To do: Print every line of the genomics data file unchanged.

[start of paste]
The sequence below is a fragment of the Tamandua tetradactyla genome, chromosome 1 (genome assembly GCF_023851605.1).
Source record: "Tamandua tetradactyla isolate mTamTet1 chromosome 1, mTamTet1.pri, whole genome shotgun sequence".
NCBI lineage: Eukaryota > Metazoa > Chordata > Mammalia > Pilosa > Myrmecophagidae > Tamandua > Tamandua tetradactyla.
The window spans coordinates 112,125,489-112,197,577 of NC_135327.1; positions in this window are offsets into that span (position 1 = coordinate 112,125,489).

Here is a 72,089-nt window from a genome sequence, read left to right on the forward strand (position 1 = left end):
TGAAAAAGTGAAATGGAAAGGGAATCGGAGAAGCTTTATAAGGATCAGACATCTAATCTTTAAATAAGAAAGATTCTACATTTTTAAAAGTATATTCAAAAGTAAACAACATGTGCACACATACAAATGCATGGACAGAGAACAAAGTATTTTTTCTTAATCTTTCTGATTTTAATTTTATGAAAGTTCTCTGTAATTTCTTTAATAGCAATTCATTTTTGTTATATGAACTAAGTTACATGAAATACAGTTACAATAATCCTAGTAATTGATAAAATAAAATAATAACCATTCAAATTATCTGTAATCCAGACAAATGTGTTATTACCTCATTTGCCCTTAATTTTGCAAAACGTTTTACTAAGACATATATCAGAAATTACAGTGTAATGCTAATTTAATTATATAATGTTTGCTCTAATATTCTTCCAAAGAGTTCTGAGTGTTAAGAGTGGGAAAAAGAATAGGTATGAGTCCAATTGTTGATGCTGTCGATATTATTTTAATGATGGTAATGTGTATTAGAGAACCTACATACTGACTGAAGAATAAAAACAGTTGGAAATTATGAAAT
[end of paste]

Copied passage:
The sequence below is a fragment of the Tamandua tetradactyla genome, chromosome 1 (genome assembly GCF_023851605.1).
Source record: "Tamandua tetradactyla isolate mTamTet1 chromosome 1, mTamTet1.pri, whole genome shotgun sequence".
NCBI lineage: Eukaryota > Metazoa > Chordata > Mammalia > Pilosa > Myrmecophagidae > Tamandua > Tamandua tetradactyla.
The window spans coordinates 112,125,489-112,197,577 of NC_135327.1; positions in this window are offsets into that span (position 1 = coordinate 112,125,489).

Here is a 72,089-nt window from a genome sequence, read left to right on the forward strand (position 1 = left end):
TGAAAAAGTGAAATGGAAAGGGAATCGGAGAAGCTTTATAAGGATCAGACATCTAATCTTTAAATAAGAAAGATTCTACATTTTTAAAAGTATATTCAAAAGTAAACAACATGTGCACACATACAAATGCATGGACAGAGAACAAAGTATTTTTTCTTAATCTTTCTGATTTTAATTTTATGAAAGTTCTCTGTAATTTCTTTAATAGCAATTCATTTTTGTTATATGAACTAAGTTACATGAAATACAGTTACAATAATCCTAGTAATTGATAAAATAAAATAATAACCATTCAAATTATCTGTAATCCAGACAAATGTGTTATTACCTCATTTGCCCTTAATTTTGCAAAACGTTTTACTAAGACATATATCAGAAATTACAGTGTAATGCTAATTTAATTATATAATGTTTGCTCTAATATTCTTCCAAAGAGTTCTGAGTGTTAAGAGTGGGAAAAAGAATAGGTATGAGTCCAATTGTTGATGCTGTCGATATTATTTTAATGATGGTAATGTGTATTAGAGAACCTACATACTGACTGAAGAATAAAAACAGTTGGAAATTATGAAAT